Ben Glover and The Orphan Brigade: Soundtrack to a Ghost Story
The Orphan Brigade is a ghost story set in one of the most haunted dwellings of the Southern United States of America. It is an award winning documentary that follows a group of musicians over the course of a year.
The group The Orphan Brigade were writing and recording a collection of songs telling the story of the people who lived and died, in Octagon Hall in Kentucky – the owners, the slaves, the soldiers; it’s a story of war, childhood, fear, courage, tragedy and survival.
The Orphan Brigade, aka the 1st Kentucky Brigade of the Confederate Army, were known to have stayed near Octagon Hall during the Civil War. Octagon Hall’s owner, a known Confederate sympathiser, and all other occupants of the house, are rumoured to have suffered desperately because of that support for Confederate troops.
Glenarm singer song-writer Ben Glover was one of the musicians involved in the musical project, and he was keen to point out that the soldiers’ stories aren’t the only voices that are heard in the music. “We felt a very strong connection with all the characters associated with the house, not just the soldiers. This album is much more than just the story of that particular brigade. In many ways we took the name The Orphan Brigade to represent the universal soldier rather than the actual soldiers who were stationed there.”
This is not the only reason why Ben, who is now based in Nashville, was so keen to be involved. “It was a fascination with Octagon Hall, the magnetism of the house, the history of the place and the allure of its reputation. It was also a great artistic challenge. The idea of writing and creating an album in such a fascinating location fired me up. I wanted the opportunity to tap into its unique atmosphere.”
Ben wrote all but one of the album’s tracks with Joshua Britt and Neilson Hubbard. There were six more members to the core group including Kim Richey, and further support from musicians including Gretchen Peters. “It was the first project that I was involved in that was a proper collective, so I felt a great sense of relief in that the responsibility of everything wasn’t on my shoulders as it is when I put out a solo project. I reveled in working with this collaboration, from Neilson, Josh and I writing the songs to being part of an eight piece band. It was very liberating and inspiring for me.”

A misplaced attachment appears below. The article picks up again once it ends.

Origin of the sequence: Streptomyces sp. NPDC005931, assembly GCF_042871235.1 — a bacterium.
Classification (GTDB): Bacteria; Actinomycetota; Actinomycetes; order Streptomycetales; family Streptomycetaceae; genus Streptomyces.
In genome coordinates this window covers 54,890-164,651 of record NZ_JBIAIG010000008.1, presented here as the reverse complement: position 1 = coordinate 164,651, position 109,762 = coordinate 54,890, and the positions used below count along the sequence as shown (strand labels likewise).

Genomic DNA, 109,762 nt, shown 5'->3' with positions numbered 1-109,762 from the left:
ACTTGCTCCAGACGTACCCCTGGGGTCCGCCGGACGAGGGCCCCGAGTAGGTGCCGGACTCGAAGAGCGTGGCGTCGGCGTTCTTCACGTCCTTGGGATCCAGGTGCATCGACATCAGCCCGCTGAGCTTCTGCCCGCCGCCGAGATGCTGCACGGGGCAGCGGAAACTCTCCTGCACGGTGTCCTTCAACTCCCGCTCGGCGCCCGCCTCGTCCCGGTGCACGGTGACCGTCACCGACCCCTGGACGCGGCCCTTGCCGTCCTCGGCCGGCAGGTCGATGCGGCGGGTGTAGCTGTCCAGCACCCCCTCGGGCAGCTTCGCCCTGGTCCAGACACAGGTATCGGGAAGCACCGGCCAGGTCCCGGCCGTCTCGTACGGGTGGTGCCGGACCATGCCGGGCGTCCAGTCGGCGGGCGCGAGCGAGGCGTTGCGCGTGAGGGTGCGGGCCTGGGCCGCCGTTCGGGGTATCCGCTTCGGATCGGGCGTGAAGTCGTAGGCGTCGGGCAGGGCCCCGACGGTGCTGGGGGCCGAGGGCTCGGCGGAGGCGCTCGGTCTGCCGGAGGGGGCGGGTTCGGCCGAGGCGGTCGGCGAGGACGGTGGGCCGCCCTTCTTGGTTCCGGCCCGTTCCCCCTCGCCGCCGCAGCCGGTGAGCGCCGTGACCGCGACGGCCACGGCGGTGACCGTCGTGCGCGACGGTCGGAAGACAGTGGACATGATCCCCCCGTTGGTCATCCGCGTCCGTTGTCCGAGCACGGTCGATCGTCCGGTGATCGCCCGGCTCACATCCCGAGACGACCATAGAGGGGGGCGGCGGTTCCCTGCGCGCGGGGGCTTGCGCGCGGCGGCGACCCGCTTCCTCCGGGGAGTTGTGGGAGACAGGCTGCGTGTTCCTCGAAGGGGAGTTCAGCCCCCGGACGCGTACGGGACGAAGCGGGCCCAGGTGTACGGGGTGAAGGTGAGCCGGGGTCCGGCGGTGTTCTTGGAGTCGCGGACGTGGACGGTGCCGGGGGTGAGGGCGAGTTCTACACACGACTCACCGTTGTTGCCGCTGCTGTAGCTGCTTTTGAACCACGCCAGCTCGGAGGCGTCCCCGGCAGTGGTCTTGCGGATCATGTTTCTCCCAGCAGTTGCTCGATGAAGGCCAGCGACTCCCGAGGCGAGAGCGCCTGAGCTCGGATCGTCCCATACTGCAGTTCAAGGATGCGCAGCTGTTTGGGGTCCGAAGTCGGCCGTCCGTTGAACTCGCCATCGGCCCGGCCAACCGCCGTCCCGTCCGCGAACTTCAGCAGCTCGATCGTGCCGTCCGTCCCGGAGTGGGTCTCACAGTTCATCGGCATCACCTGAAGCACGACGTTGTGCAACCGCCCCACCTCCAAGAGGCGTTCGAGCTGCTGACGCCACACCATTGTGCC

“It’s always very special to collaborate with an artist as immense as Gretchen (Peters)” he added. “As well as singing on a few of the songs, she did an amazing job of narrating the film documentary. Her voice was so compelling and her delivery so intuitive that it made her perfect.”
The reputation of the house still appears to have some resonance today. “I’m not sure what any of the things I saw or experienced in the house were, or what they convinced me of. All I know is that we witnessed some weird things, including dark masses that looked like shadows moving across the walls, voices, laughter, banging, footsteps, objects moving on their own accord, mood /energy changes, and we captured images in photographs that are very bizarre.”
How do you sleep with all that going on? “We visited the house on and off for a year but didn’t actually sleep there,” he explained. “We did spend full nights there writing and working but there’s no way I could have slept in the house. It’s impossible to switch your mind off there and it’s too unsettling to rest. Neilson and Josh did attempt to spend a night there during the recording but twenty minutes into it they heard what sounded like a woman cackling and laughing, at which point they realised that sleep was not going to come easy!”
From the beautiful but ominously mutable ‘Last June Light’ to the Pentecostal work song that is ‘Sweetheart’, each track carries something; a story, a hint of Octagon’s presence, the weight of its history. ‘Oh Harriet (Trouble My Heart)’, named after the mistress of Octagon Hall, is a banjo laden, hot, sweaty desire of a song. While the traditional Irish ‘Paddy’s Lamentation’ highlights Ben’s voice, offering a background to the Irish involved in the American Civil War.
The website says “The house became a symbol of how we are all haunted by the things that we cannot let go of.” I asked Ben what they mean by that. “If indeed the house is haunted then there are presences, energies there that are not free and that are prisoners of that place. In the same way if we do not let go of our past, our history, then we continue to be haunted and tormented in our lives. Freedom only comes with the letting go of the past. That applies to houses and humans.”
In July of this year, the Confederate flag was removed from the South Carolina State House after years of protest and a tragic shooting. I wanted to know if themes like these were an issue when they were considering this project. “That flag was carried on one side of the battlefield but this album is concerned with many different perspectives. These are the stories of soldiers from both armies, the personal experiences of the family in the house, the slaves who worked here and children who witnessed it. War affects everyone regardless what side they are on. That is a timeless and universal truth.”
Photography: Jim DeMain